Once you've targeted a potential winner, prepare to hustle. Why? You need to make a strong connection early so that your company stays at the top of your candidate's mind throughout their job search. If you're direct, thorough, and shoulder the back-and-forth communication yourself, you can outmaneuver bigger, slower HR departments.

I'd like to write a more in-depth article on this subject but until then, here are a few obvious and a few subtle tactics, which have helped me hire great designers:

  • Use a simple screener question on your application form to test for depth of thinking in a particular area ("Tell us about your favorite product interface. Why is it your favorite?").
  • Respond to qualified applicants via email within twelve hours (sooner if they apply in the morning). Get back to top candidates as soon as humanly possible (drop what you're doing).
  • When you respond, you must show that you've done your research. Tie their experience and ambitions to your current projects. Be specific and give details.
  • If you'll be their supervisor, let them know so they can start researching you.
  • Provide clear expectations of your hiring process in the first interview. If you can provide exact timelines, do it. Top candidates will have multiple options and offers so any information you can offer makes their search easier. Plus, you'll earn a bit of trust and respect for your company.
  • Set your team apart by using a short-term project to test aptitude (5-15 hours). Pay them adequately and, if they're inexperienced, allow them to use the work in their portfolio (even if you don't give them the job).

Embrace Remote Employees

Incorporating a full-time remote employee into your process is challenging and worth its own article. Thankfully, hiring a remote designer is actually straightforward.

Few companies let designers (or anyone, for that matter) work remotely. It's an immediate way to stand out. For instance, job boards like Authentic Jobs let candidates filter listings to show only telecommuting opportunities.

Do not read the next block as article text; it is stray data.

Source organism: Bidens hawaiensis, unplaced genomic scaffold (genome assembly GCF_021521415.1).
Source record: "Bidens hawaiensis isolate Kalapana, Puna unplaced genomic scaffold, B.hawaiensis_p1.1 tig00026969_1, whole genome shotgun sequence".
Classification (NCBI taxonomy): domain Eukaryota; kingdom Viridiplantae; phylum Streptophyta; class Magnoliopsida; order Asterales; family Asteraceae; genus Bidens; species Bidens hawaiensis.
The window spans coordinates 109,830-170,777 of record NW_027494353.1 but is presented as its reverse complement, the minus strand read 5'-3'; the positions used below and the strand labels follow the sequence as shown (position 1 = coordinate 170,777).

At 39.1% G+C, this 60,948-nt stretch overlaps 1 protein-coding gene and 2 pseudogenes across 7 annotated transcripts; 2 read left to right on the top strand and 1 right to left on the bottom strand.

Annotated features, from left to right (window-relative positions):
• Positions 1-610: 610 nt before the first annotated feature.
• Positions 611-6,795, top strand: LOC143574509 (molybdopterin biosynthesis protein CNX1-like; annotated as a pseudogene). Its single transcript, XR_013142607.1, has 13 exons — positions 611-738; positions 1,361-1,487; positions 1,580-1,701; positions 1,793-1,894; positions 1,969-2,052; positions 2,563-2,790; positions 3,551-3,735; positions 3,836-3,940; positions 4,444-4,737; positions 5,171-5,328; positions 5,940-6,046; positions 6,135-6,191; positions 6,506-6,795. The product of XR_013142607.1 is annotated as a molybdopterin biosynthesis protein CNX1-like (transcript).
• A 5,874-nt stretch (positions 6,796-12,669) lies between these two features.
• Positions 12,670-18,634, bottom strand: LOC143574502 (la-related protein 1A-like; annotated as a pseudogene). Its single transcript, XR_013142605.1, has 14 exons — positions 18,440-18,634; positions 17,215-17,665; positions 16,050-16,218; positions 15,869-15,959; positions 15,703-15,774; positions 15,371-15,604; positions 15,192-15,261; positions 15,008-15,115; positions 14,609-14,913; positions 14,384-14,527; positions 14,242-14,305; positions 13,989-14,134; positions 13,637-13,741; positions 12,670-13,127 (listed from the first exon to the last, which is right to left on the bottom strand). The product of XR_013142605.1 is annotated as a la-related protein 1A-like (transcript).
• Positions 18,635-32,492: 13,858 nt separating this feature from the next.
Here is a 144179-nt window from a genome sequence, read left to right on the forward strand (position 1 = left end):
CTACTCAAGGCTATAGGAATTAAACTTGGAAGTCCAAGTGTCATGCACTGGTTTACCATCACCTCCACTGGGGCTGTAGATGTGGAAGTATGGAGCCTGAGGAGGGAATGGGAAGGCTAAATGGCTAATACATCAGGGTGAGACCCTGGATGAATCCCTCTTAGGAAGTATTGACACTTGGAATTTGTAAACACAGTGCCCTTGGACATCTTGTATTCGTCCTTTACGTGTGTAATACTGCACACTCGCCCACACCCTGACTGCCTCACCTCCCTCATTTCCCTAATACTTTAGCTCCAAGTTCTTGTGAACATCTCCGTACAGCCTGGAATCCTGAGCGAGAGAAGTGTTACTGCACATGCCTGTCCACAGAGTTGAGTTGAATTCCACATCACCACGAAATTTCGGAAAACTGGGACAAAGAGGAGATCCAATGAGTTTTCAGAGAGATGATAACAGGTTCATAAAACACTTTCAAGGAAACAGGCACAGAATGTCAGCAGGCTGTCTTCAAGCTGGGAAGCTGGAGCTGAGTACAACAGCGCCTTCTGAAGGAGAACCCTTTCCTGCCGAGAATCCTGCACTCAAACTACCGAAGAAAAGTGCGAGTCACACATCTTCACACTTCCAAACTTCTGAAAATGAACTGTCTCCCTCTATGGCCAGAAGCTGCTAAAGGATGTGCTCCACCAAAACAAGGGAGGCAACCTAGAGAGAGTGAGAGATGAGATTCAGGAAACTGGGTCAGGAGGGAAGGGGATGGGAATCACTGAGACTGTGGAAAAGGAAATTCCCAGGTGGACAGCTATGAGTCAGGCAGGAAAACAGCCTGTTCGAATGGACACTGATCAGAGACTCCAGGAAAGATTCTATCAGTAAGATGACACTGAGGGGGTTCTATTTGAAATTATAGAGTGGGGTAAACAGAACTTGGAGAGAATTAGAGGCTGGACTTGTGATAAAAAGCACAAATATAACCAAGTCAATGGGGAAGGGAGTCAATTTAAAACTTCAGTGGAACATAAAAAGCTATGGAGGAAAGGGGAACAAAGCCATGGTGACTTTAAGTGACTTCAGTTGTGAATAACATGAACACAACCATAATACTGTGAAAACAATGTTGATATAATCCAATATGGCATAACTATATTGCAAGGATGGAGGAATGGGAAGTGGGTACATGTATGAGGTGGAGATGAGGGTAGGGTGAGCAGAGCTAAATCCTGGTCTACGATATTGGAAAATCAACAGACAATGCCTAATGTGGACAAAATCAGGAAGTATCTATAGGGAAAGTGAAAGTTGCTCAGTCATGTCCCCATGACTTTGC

It's important as a recruiter to look for past experience working with remote teams or freelancing with remote clients. Give them a contract project with loose rules and deliverables and see how they handle the communication. You could use a slightly modified version of the project you'd use for in-house candidates.

Confront Weaknesses Head-on

In the Midwest, you're wise to avoid selling the amazing weather or scenic views. (Though truthfully, it's not nearly as bad as it seems!) Instead, you should find out early what apprehensions a candidate holds about moving to the Midwest. "So, I can imagine the weather in San Diego trumps ours here in Nebraska, but is there anything more significant that would prevent you from making a move to the Midwest?"

Your local area likely has tons to offer. Be ready to make the case early in the conversation with a candidate. It might be the first thing on a forthright coastal candidate's mind. I've lost good candidates because I wasn't prepared to make a compelling case when someone asked: "Why should I move to Nebraska?" right after I introduced the company.

Everyone will save time and feel better if you tackle potential sticking points early. If a coastal candidate senses you might be hiding something, they'll move on to the next opportunity.

In Conclusion: Go Above and Beyond

There's no room for error recruiting great employees from the coasts. Consider every phase of your hiring process from a candidate's perspective and make sure every touch-point goes far beyond the basic expectation.

Since February 2012, I've hired two coastal product designers—one from New York and the other from California. Both were sports fans seeking remote positions for a product-focused company. Our openness to remote work started the conversation but the personal attention and hustle clinched the deal. Hudl's latest two designers were lucky catches from here in Nebraska.

There you have it. I just gave all of my tips away. Return me the favor with your best UX recruiting advice @uxmag @noluckmurphy #uxhiring on Twitter.

 

Image of Chicago skyline courtesy Shutterstock.